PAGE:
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From mail-order catalogues and e-commerce to brick-and-mortar retailing

It was recently announced that Amazon plans to start opening large brick-and-mortar retail stores that are akin to department stores. They won’t be quite as big. Supposedly they will be around 30,000 square feet. But this is still a meaningful commitment to physical retailing. The first stores of this type are expected to be in California and Ohio.

On the one hand, this move probably appears counterintuitive. I mean, Amazon is a machine built around e-commerce (though it does already have other physical stores). But on the other hand, you could argue that they are simply following a retailing playbook that was developed over a century ago by companies like Montgomery Ward and Sears.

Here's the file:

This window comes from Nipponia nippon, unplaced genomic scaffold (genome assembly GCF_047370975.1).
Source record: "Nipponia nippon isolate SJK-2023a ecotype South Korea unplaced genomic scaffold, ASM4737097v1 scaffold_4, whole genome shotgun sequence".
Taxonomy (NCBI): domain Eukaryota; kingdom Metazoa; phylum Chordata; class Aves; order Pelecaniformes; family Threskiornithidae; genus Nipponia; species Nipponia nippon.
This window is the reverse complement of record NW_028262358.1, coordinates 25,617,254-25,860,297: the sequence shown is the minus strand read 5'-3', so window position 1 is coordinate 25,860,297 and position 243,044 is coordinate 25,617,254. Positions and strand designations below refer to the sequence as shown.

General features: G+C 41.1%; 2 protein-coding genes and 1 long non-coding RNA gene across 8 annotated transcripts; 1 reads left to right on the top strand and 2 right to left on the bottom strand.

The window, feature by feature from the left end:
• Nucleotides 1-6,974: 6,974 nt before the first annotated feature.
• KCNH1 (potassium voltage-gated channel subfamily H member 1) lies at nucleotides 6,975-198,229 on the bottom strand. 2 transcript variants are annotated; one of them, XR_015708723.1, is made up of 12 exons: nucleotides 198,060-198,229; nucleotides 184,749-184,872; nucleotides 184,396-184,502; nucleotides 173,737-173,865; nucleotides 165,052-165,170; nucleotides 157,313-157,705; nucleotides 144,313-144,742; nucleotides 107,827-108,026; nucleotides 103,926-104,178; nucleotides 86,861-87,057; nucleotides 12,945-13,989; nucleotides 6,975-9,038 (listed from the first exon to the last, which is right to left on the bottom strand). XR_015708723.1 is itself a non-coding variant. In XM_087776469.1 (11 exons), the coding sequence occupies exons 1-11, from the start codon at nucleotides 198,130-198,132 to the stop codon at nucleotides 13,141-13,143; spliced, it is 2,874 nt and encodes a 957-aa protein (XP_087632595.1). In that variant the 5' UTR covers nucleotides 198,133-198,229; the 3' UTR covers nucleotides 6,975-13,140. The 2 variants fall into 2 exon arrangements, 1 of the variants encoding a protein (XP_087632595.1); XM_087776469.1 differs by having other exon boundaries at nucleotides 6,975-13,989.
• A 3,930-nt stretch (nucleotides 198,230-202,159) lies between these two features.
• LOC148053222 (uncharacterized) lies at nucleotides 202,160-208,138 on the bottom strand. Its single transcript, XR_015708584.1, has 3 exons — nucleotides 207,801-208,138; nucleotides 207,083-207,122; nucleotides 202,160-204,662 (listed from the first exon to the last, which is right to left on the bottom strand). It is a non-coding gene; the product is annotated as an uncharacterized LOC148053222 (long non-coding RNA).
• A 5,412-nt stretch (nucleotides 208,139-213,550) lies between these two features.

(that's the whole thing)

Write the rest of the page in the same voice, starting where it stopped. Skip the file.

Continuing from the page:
Both of these companies disrupted traditional retailing in the late 19th century through mail-order catalogues. Why pay for physical space when you can just mail people catalogues? (Your margin is my opportunity, right?)

But as we know, eventually these mail-order catalogue businesses turned into brick-and-mortar stores, and they then thrived this way for many years. If you consider e-commerce to just be the 21st century equivalent of the mail-order catalogue, then perhaps this next move by Amazon was always destined to happen.

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